So why are tax credits not more widely used by corporate America? While there may not be a clear-cut answer to this inquiry (or perhaps it is a combination of factors), here are some possible, common explanations:
Too Good to be True – When companies first learn about tax credits, they think they are “too good to be true,” and that they must be some kind of scheme or loophole. According to the eminent psychologist and economist, Danny Kahneman, human nature is to avoid risk and loss, and therefore our first instinct is to play it safe and “pass” on the opportunity
Lack of Transparency – In reality, disclosures in the tax credit space are limited and the market tends to be unclear at times. Unless you are one of the few large corporates taking advantage of these programs or have engaged a top tax law or accounting firm, there is very little information available on how successful these tax credit programs actually are. This is probably one of the most significant hurdles to making their use more widespread.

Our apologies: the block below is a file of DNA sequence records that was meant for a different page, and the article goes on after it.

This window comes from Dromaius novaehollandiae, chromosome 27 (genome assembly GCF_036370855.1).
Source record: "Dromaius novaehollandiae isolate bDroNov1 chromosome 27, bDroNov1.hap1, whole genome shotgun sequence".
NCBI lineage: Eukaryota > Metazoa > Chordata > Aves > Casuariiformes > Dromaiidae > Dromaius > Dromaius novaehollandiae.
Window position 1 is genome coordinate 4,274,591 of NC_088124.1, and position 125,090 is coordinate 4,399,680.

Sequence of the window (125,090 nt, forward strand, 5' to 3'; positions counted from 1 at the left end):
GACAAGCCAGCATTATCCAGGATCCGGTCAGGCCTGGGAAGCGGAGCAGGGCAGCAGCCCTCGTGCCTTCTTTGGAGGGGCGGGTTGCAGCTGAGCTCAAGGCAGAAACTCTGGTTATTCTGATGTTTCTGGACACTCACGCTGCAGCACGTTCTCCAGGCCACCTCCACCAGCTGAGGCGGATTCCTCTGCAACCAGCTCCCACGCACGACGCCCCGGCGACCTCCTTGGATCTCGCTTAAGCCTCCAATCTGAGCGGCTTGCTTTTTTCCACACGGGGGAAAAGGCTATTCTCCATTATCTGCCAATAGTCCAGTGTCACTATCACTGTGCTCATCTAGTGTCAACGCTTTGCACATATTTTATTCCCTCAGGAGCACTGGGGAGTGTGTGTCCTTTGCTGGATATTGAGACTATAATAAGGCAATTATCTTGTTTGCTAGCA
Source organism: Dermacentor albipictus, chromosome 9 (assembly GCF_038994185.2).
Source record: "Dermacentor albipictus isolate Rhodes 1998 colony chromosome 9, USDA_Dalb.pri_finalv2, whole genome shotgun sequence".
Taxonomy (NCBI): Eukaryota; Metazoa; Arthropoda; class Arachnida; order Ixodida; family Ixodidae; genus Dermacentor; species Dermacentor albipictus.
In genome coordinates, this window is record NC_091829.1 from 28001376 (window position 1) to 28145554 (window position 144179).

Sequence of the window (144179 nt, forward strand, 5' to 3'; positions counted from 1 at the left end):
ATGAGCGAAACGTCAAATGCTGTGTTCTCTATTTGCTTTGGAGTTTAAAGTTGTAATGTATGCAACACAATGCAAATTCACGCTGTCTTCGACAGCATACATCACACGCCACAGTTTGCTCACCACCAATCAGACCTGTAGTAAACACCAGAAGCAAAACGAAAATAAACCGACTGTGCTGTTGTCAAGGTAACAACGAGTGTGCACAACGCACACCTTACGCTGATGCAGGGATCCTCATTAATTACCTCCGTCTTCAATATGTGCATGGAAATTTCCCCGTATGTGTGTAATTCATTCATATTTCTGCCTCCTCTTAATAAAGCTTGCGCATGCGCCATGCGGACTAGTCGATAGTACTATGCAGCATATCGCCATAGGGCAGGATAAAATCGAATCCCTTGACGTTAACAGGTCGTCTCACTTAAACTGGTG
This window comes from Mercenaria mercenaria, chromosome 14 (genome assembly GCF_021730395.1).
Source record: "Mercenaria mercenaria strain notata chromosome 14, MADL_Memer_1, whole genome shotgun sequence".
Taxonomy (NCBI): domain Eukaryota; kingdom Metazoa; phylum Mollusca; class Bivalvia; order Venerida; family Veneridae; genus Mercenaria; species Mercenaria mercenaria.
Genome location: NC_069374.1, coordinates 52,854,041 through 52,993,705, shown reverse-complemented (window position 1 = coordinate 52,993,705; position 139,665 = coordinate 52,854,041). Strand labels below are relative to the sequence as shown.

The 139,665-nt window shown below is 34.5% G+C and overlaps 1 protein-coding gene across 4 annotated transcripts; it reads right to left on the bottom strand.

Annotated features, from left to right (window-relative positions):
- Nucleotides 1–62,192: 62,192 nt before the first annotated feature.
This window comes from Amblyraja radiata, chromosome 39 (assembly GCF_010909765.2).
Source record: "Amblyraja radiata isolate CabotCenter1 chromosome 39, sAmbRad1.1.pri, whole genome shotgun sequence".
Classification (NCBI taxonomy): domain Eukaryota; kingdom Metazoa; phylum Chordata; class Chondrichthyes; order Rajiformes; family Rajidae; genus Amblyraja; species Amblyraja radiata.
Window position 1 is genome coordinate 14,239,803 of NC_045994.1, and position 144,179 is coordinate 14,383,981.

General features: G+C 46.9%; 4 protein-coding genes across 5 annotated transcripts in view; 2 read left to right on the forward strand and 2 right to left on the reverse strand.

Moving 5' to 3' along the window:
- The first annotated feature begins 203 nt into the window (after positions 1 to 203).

Industry Competition – Tied to the above reason, perhaps companies reaping the benefits of tax credits prefer to keep it on the “down low” since they provide a competitive advantage and do not want their competitors to find out about their corporate tax strategies.
Public Misperception – Companies may also keep away from tax credit strategies because of how they may be perceived by their customers. The average person hears the words “tax credit” and immediately ties it to “tax forgiveness” without understanding that it is repurposing of tax dollars. The company doesn’t get away with NOT paying its taxes, it is simply given the option to direct those tax dollars to causes that benefit us environmentally and socially.